In most companies, this ‘sales-marketing tug-of-war’ plays out with sales making infinite demands for marketing support with little understanding of the budget or resources required for implementing those ideas, or if those strategies fit in with or duplicate existing efforts. Sales teams claim that they either cannot meet their sales goals or they can be exponentially more successful if their specific marketing ideas are implemented. Unlimited sales demands are thus made on marketing departments that have limited resources. What is the company’s leadership to do? To handle infinite sales demands with finite marketing resources, leaders should implement this three-step process. Continue reading

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Be a Better Writer in 2016 – Part 2

For most people, writing is not easy. Converting one’s thoughts to writing is hard, in part, because we don’t speak the way we are supposed to write and we’re not always entirely clear about what we want to say or the best way to say it. That is true in any language.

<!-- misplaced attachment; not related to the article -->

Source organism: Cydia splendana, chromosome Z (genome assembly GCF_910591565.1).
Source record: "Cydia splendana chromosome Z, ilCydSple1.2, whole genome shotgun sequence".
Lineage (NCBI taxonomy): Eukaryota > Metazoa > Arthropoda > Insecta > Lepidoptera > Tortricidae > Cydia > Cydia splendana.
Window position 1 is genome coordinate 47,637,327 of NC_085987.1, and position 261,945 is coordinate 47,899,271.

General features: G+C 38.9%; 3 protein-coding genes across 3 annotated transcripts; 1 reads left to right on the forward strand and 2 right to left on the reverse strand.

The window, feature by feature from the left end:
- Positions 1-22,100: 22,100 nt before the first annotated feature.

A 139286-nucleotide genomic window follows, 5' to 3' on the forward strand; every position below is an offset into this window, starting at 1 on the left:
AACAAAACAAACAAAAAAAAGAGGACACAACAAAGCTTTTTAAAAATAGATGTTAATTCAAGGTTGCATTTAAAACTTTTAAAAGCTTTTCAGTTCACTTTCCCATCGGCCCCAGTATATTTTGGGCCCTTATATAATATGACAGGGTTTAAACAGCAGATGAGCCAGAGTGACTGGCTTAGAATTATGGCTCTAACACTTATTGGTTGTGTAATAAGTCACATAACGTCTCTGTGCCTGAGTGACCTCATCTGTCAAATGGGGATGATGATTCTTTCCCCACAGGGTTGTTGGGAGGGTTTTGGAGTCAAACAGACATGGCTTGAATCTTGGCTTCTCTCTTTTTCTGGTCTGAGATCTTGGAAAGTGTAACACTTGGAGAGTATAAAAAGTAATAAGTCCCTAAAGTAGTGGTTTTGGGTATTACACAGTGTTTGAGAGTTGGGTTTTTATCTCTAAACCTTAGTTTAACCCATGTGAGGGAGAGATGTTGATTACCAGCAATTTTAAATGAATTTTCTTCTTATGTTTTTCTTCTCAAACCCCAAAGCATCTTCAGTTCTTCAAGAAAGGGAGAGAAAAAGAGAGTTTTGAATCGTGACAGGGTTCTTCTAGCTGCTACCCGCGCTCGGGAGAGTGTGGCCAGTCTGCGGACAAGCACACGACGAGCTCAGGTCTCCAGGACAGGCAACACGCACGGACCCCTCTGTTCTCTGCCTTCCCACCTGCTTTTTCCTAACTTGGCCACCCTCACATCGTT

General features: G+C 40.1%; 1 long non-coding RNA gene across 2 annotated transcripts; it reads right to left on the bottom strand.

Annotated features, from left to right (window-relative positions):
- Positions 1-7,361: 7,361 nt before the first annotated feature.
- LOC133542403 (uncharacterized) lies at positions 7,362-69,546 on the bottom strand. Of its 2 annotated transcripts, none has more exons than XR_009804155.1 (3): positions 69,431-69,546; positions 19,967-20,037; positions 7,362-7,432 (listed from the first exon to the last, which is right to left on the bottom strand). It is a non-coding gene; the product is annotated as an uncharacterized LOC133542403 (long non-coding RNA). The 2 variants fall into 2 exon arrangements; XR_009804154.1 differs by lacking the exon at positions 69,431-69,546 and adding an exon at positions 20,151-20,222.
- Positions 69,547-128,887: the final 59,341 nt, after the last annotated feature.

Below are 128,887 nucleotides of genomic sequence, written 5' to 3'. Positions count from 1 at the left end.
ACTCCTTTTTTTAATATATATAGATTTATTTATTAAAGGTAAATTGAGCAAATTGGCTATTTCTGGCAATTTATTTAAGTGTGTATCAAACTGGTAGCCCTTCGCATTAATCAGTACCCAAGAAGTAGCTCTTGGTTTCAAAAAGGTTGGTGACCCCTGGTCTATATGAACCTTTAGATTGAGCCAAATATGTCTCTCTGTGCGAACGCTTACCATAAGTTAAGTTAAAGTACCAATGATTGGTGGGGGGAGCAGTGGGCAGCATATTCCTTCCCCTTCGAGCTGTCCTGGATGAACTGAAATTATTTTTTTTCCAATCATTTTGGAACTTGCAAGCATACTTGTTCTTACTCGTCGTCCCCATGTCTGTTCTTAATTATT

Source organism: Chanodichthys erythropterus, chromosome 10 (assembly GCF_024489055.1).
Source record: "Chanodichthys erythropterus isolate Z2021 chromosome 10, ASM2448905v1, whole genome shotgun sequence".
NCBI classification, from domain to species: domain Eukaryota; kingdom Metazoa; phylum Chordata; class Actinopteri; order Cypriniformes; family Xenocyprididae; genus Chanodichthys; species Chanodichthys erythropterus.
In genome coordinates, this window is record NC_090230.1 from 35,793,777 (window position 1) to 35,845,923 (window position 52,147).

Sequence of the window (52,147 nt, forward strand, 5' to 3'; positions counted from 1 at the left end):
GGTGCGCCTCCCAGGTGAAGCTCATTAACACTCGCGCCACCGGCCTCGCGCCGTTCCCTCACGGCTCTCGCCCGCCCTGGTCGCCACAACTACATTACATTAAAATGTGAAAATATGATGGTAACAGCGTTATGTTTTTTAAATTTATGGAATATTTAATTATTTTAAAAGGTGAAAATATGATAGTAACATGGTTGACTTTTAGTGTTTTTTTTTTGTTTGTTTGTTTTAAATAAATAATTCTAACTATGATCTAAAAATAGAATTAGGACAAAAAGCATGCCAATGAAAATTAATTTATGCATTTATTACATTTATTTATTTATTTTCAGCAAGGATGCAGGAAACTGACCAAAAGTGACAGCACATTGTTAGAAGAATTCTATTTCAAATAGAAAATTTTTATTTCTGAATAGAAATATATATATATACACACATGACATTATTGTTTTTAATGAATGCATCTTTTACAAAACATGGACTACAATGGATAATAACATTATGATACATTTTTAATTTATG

Writing the English language has even more challenges. For every rule there are always exceptions. Words often have multiple meanings, spellings and sounds. Nevertheless, writing is a skill used daily by most people in their personal and professional lives. While no one expects the average person to be a master writer, it’s important to at least be a proficient one.
Thankfully, technology can help, to some extent. Correct spelling is the easiest part to get right. Spell check on most computers and devices automatically eliminates the most common spelling errors, but it doesn’t catch mistakes that involve homophones, homonyms, homographs or heteronyms. Those are words in the English language have the same sounds, spelling or meanings. These are the cause of many of the mistakes people make in writing. To make it a bit easier, here’s a little “cheat sheet” to keep at your desk for future reference. This can help avoid some of the most common mistakes. Continue reading

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Retargeting: Digital Ads that Hit the Bulls-Eye